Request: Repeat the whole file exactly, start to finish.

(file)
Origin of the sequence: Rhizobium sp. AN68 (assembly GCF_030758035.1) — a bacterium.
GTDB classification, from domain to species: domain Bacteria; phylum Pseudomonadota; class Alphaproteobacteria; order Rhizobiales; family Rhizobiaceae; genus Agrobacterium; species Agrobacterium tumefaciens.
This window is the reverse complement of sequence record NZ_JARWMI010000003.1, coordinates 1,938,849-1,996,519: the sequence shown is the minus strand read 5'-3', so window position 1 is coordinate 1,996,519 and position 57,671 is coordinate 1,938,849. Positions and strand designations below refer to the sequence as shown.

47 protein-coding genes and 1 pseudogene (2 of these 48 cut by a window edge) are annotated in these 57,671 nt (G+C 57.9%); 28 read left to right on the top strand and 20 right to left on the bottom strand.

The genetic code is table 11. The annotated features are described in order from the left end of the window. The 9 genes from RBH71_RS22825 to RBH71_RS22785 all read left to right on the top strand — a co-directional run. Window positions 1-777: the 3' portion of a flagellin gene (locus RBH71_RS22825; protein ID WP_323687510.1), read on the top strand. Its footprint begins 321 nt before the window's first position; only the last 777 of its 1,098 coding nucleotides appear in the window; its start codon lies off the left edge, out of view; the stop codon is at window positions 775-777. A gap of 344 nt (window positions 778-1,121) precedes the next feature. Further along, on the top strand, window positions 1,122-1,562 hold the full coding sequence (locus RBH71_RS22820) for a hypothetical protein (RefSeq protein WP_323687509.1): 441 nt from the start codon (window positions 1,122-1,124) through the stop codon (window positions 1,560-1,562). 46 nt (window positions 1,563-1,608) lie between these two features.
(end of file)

Origin of the sequence: Rhizobium sp. AN68 (assembly GCF_030758035.1) — a bacterium.
GTDB classification, from domain to species: domain Bacteria; phylum Pseudomonadota; class Alphaproteobacteria; order Rhizobiales; family Rhizobiaceae; genus Agrobacterium; species Agrobacterium tumefaciens.
This window is the reverse complement of sequence record NZ_JARWMI010000003.1, coordinates 1,938,849-1,996,519: the sequence shown is the minus strand read 5'-3', so window position 1 is coordinate 1,996,519 and position 57,671 is coordinate 1,938,849. Positions and strand designations below refer to the sequence as shown.

47 protein-coding genes and 1 pseudogene (2 of these 48 cut by a window edge) are annotated in these 57,671 nt (G+C 57.9%); 28 read left to right on the top strand and 20 right to left on the bottom strand.

The genetic code is table 11. The annotated features are described in order from the left end of the window. The 9 genes from RBH71_RS22825 to RBH71_RS22785 all read left to right on the top strand — a co-directional run. Window positions 1-777: the 3' portion of a flagellin gene (locus RBH71_RS22825; protein ID WP_323687510.1), read on the top strand. Its footprint begins 321 nt before the window's first position; only the last 777 of its 1,098 coding nucleotides appear in the window; its start codon lies off the left edge, out of view; the stop codon is at window positions 775-777. A gap of 344 nt (window positions 778-1,121) precedes the next feature. Further along, on the top strand, window positions 1,122-1,562 hold the full coding sequence (locus RBH71_RS22820) for a hypothetical protein (RefSeq protein WP_323687509.1): 441 nt from the start codon (window positions 1,122-1,124) through the stop codon (window positions 1,560-1,562). 46 nt (window positions 1,563-1,608) lie between these two features.